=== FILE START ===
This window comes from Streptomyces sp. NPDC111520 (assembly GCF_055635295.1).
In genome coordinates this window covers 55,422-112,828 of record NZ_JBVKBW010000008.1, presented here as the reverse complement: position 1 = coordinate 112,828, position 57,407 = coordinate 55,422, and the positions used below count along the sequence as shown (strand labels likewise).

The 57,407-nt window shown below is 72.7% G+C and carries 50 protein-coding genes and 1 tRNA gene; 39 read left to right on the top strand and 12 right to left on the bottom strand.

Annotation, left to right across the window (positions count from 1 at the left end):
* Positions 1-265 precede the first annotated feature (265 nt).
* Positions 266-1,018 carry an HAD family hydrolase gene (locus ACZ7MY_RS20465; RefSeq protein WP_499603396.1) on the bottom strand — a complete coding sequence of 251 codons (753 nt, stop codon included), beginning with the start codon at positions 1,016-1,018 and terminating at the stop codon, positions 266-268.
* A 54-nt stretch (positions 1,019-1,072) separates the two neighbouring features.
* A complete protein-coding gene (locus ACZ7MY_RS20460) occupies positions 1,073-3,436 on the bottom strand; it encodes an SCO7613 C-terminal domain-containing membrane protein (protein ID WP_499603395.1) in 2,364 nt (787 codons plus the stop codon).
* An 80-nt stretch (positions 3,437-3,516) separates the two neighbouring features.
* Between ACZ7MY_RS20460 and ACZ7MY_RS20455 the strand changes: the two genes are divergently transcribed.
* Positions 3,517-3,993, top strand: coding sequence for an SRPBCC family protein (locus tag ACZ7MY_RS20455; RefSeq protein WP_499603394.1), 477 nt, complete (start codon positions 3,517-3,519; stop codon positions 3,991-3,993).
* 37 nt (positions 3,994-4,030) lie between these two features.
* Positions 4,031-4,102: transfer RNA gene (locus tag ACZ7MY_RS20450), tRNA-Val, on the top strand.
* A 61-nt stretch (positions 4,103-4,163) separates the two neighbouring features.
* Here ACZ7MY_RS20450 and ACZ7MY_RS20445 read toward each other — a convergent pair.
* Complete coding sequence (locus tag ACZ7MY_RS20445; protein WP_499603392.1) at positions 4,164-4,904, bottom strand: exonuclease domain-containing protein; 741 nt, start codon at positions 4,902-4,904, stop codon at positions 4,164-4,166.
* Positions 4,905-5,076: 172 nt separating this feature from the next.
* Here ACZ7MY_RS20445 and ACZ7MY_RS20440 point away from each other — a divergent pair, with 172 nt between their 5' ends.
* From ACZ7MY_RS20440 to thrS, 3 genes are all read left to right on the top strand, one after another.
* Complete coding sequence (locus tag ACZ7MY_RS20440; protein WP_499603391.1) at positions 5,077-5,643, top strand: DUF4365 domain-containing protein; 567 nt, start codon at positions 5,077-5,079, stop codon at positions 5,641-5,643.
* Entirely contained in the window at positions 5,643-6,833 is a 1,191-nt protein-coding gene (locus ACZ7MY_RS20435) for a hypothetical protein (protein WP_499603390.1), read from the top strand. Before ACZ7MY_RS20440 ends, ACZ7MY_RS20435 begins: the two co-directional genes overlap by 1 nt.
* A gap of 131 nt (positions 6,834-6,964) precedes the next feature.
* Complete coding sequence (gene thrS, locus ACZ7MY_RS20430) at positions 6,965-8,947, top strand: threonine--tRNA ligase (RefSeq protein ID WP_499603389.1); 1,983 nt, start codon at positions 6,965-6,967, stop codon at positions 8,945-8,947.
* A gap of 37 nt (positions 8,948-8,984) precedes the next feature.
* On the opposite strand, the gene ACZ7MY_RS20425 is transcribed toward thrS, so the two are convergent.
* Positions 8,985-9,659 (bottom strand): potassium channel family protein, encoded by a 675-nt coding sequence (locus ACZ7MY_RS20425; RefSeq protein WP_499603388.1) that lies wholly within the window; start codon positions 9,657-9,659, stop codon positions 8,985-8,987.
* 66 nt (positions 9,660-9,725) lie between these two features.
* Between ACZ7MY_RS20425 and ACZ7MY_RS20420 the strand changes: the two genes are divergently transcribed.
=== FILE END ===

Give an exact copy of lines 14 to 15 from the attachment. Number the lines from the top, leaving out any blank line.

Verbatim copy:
* A 61-nt stretch (positions 4,103-4,163) separates the two neighbouring features.
* Here ACZ7MY_RS20450 and ACZ7MY_RS20445 read toward each other — a convergent pair.